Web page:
A health charity has hit out at the lack of vital services for Scots suffering from lung conditions, highlighting the “unacceptable” waits some patients have to endure for treatment.
Asthma and Lung UK Scotland contacted health boards across the country to find out how many people were on the list for pulmonary rehabilitation services and how long the wait for assistance is.
In response to a freedom of information request from the charity, NHS Forth Valley revealed its average waiting time is 12 to 18 months – although the health board added that “patients are assessed and more urgent referrals are prioritised and seen sooner”.
Meanwhile, NHS Highland said that while its average wait was 4.5 months last year, there had been a wait of 29 months in 2020, when services were impacted by Covid.
The health board said that, during this time, patients had been “offered one-to-one and online classes but opted to wait”.
Asthma and Lung UK Scotland said that two years after the launch of the Scottish Government’s respiratory care action plan, many patients were facing long waits for help.
It comes as the charity stressed the vital role such services can provide, with pulmonary rehabilitation working to improve muscle strength – thus helping patients to breathe more easily and also potentially reducing the risk of emergency hospital admissions.
Joseph Carter, head of Asthma and Lung UK Scotland, said: “Scotland has one of the highest respiratory death rates in Europe and although we are grateful that we have a national action plan, we are concerned about the lack of progress.
Public health minister Jenni Minto will attend an event in Holyrood on Tuesday to mark the second anniversary of the respiratory care action plan (Jane Barlow/PA)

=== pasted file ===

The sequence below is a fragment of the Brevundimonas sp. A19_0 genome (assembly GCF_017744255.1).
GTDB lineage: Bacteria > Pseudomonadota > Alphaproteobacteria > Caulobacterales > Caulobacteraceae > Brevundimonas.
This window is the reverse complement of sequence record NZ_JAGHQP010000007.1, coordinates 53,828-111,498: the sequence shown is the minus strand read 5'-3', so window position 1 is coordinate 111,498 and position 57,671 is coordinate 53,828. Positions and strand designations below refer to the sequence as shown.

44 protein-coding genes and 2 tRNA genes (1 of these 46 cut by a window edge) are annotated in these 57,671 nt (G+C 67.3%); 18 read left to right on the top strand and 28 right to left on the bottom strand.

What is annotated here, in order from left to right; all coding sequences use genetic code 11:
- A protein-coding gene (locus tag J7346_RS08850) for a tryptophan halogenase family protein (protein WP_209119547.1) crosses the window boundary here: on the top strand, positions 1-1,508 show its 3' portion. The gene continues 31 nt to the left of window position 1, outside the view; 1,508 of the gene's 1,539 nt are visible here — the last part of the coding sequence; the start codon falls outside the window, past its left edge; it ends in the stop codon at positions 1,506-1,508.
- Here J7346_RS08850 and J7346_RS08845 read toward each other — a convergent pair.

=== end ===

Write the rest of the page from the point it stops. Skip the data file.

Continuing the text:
“This can be seen in the unacceptable wait for, or indeed lack of, vital respiratory rehabilitation for thousands of people with a lung disease across the country.”
Mr Carter continued: “One in five Scots live with a lung condition, it is one of the major chronic conditions in our nation costing the public over £1 billion a year, and yet it is not seen as a priority.
“This needs to change. We need to have an action plan, not an inaction plan.
“The respiratory care action plan needs to be fully funded and health boards need to rebuild services in their local areas. This requires political leadership from the new public health minister.”
Jenni Minto, the minister for public health, is due to attend an event in the Scottish Parliament on Tuesday to mark the second anniversary of the respiratory care action plan.
However, only seven of Scotland’s 14 regional health boards provided information on pulmonary rehabilitation to Asthma and Lung UK Scotland, with NHS Greater Glasgow and Clyde, the country’s largest health board, revealing it has 447 patients currently waiting for this.
Meanwhile, NHS Lothian had 594 patients waiting as of December 2022, with an average waiting time of 26.9 weeks – although it reported a wait of 76.9 weeks in the third quarter of 2021.
And in NHS Grampian, the average waiting time has gone from 12 weeks in 2019 to 32 weeks in 2022.
Linda McLeod, 74, who suffers from COPD (chronic obstructive pulmonary disease) emphysema, and chairs the Breathe Easy group in Clackmannanshire for people living with lung conditions, told how pulmonary rehabilitation had helped her.
Ms McLeod said: “I definitely felt the benefits of pulmonary rehabilitation, I noticed fewer symptoms, less coughing and shortness of breath.
“You are able to walk more as the sessions help improve your ability to exercise. Best of all, your overall quality of life improves.”
She added: “Living with a lung disease is a debilitating condition and anything that can be done to improve quality of life has to be applauded.”